By now largely adopted by corporate America, sustainability reporting can offer investors valuable insights into an organization’s broader impact on the world. That said, this reporting remains as much an art as a science, which can trip up the unsuspecting.
Tracking the CSR Trend
The Governance and Accountability Institute reported that in 2019, 90% of the companies in the S&P 500 published a corporate social responsibility (CSR) report. In 2012, just one in five companies in the index issued such a report.
The trend reflects the growing attention varied stakeholders are paying to corporate sustainability. In the 2019 edition of insurer Aflac’s annual CSR survey, 77% of consumers said a company’s commitment to improving the world influences their buying decisions. At the same time, 73% of investors surveyed said that a company’s actions to improve society and the environment enhance returns.
These developments have also resonated in boardrooms. With regard to environmental issues, 93% of corporate executives expect consumers to hold businesses accountable for their impact, according to a 2019 survey by the Environmental Defense Fund. The study also reported that managers expect 85% of investors, shareholders, and employees to hold companies to similar standards, along with 84% of regulators.
The emergence of CSR reports, which generally include environmental, social, and governance (ESG) assessments, bolsters the financial industry’s growing acceptance of nonfinancial measures in analyzing a business’s overall health and the risks it faces. Yet with much of the self-reported data coming from internal sources, disciplined reading of such reports is a must.
Corporate Social Responsibility Reports: The Basics
A considerable obstacle in assessing corporate social responsibility reports is that there is no standard approach to what information a company conveys. Unlike in the European Union, where ESG disclosure results from a blend of regulations and corporate initiatives, US-based companies subscribe to no formal or regulatory guidelines.
Nonetheless, a CSR report should typically include:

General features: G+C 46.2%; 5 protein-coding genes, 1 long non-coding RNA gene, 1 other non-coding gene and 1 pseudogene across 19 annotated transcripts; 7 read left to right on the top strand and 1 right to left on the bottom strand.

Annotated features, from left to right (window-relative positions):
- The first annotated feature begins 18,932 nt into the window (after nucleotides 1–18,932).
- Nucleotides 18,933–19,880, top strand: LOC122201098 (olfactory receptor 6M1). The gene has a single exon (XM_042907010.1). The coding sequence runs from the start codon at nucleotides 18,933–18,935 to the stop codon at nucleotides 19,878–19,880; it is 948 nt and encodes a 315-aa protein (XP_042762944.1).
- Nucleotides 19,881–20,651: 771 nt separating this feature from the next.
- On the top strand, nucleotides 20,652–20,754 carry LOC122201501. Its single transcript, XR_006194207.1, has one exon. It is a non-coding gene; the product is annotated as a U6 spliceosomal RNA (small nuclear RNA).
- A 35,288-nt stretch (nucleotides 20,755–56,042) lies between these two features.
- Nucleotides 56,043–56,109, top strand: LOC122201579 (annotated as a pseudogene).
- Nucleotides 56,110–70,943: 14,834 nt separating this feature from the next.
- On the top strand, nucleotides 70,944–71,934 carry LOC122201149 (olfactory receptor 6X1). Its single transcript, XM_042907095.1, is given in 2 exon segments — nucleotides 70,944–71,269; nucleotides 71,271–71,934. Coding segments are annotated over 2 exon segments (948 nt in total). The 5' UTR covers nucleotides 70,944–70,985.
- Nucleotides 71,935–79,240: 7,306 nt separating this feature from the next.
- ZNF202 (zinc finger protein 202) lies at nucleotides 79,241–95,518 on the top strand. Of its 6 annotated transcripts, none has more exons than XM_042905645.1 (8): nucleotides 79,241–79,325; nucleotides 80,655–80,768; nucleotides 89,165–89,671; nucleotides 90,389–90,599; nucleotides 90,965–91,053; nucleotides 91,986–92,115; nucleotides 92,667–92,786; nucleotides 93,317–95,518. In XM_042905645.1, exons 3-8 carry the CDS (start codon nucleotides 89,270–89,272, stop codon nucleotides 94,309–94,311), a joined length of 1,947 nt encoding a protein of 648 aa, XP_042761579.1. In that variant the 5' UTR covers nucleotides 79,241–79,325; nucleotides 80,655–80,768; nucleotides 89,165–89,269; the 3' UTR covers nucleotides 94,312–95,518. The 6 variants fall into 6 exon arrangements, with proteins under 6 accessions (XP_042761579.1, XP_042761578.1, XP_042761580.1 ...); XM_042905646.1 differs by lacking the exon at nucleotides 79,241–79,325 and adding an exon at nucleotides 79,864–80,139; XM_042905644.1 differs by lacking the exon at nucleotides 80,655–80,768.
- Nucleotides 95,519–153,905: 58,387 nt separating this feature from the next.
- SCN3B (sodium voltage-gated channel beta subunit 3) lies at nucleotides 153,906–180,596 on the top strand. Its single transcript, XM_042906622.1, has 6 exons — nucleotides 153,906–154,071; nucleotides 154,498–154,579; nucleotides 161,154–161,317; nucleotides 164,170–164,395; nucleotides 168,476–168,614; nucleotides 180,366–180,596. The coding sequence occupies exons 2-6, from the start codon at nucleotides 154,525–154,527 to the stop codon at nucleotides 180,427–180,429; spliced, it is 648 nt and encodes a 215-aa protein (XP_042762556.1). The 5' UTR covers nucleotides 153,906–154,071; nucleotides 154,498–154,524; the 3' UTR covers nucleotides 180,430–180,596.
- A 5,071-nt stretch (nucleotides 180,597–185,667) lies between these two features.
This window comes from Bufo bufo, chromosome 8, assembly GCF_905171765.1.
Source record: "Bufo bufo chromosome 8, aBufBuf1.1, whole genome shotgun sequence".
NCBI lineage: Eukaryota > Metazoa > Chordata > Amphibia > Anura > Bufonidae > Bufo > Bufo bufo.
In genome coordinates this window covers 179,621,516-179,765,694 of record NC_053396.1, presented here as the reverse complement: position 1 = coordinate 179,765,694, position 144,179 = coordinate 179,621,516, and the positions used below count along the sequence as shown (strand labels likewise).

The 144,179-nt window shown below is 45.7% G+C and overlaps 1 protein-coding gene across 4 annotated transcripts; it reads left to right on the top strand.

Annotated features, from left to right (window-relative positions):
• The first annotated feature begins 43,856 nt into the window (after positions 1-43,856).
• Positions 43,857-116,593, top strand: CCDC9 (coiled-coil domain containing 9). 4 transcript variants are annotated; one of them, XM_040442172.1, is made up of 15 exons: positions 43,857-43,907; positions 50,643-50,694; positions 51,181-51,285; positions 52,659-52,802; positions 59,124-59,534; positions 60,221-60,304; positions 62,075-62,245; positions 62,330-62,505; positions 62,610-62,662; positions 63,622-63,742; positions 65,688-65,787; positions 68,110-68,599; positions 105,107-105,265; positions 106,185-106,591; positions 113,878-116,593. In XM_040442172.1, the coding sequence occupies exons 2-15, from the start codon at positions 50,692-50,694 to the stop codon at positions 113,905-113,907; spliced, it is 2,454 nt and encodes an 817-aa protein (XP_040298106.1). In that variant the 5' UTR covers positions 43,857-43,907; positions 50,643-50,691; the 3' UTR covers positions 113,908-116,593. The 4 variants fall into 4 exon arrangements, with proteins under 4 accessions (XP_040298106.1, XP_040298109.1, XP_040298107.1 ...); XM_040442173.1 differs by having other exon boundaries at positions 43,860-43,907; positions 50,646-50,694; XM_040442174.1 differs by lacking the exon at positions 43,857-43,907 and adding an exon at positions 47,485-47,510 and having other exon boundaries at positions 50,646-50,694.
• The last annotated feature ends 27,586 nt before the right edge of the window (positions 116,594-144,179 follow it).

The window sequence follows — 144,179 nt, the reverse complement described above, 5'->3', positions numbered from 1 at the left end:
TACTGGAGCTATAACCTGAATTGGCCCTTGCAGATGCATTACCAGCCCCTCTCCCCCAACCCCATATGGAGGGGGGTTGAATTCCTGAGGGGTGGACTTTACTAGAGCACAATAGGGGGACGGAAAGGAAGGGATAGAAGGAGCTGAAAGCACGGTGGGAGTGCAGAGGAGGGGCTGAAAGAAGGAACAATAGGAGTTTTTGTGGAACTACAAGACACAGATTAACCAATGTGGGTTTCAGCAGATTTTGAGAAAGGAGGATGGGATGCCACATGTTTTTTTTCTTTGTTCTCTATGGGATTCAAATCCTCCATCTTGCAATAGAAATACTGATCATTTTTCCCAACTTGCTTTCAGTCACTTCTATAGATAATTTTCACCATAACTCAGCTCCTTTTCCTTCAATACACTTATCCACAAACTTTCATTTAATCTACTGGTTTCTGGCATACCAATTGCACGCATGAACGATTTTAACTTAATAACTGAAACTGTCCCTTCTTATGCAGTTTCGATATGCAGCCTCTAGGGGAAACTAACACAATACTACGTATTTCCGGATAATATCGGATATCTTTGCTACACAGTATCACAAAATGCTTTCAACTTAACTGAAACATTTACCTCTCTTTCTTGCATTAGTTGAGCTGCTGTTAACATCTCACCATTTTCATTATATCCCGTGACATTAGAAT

- A CEO statement that indicates understanding and buy-in from the highest levels.
- Discussion of key sustainability issues—the challenges, stakeholders, and initiatives.
- Metrics-driven results and progress over time.
- Case studies for added context.
Nonprofit crowdfunding resource GlobalGiving adds that corporate sustainability reporting must reflect a commitment to transparency and authenticity in discussing present efforts and future goals. That translates into providing updates and context around setbacks and in-process initiatives in addition to celebrating accomplishments.
The Value of Full and Frank Disclosures
Authenticity goes a long way in CSR efforts, as only 50% of consumers would believe a company if it stated that it wanted to help make the world a better place, according to the Aflac CSR study.
Such findings likely point to a frustration with greenwashing, or the misleading promotion of select accomplishments in tandem with a failure to fulfill broader sustainable aspirations. Earlier this year, numerous professional investors shared their strategies for circumventing greenwashing with the Financial Times, with many stressing that they focus on company processes and practices as much as its goods and services.
“Are financial goals linked back to sustainability ambitions?” asked David Harrison of UK-based Rathbone Investment Management. “How is management compensated—is there a clear link to sustainability? How does a company manage its workforce, its supply chain, and how does it contribute to wider society?”
Such issues are fair game in critiquing a CSR report, as are core elements that nonprofit sustainability advisory firm Ceres recommends corporations disclose to investors. These include:
- The development and maintenance of the sustainability business case and all related accountability.
- Disclosures that consistently feature material and relevant information, both quantitative and qualitative.
- The use of everyday language in proactive updates delivered by company leaders.
To gain the public’s trust, a corporation must trust the public with honest reporting.
The Role of Third-Party CSR Reporting
Another significant challenge for investors assessing how to judge a corporate responsibility report is the self-reported nature of the data and results. While a 50% increase in a specific measure over a year may look good, it is an empty statistic without context.
To provide valuable perspective, many companies turn to third parties for relevant targets and benchmarks. For example, to gauge environmental impacts, the Carbon Disclosure Project provides global benchmarks for measuring, managing, and disclosing greenhouse gas emissions; Forest Stewardship Council standards may be applied for the sourcing of lumber; and Leadership in Energy and Environmental Design (LEED) standards reflect advanced impact measures for buildings.
With regard to social issues, standards from Fair Trade Certified help assess supply chain dynamics; the World Bank’s Environmental and Social Framework assesses risks of potential projects; and the UN Global Compact provides measures including the 2030 Sustainable Development Goals. For an all-encompassing assessment, the Global Reporting Initiative’s GRI Standards and the Sustainability Accounting Standards Board provide frameworks across the ESG spectrum.
Corporate social responsibility reports offer organizations an opportunity to complement traditional financial reporting and expand the discussion around ESG efforts and other impacts. However, for true insights into a company’s impact on the world, CSR reports should focus on outcomes over outputs and self-analysis over self-promotion.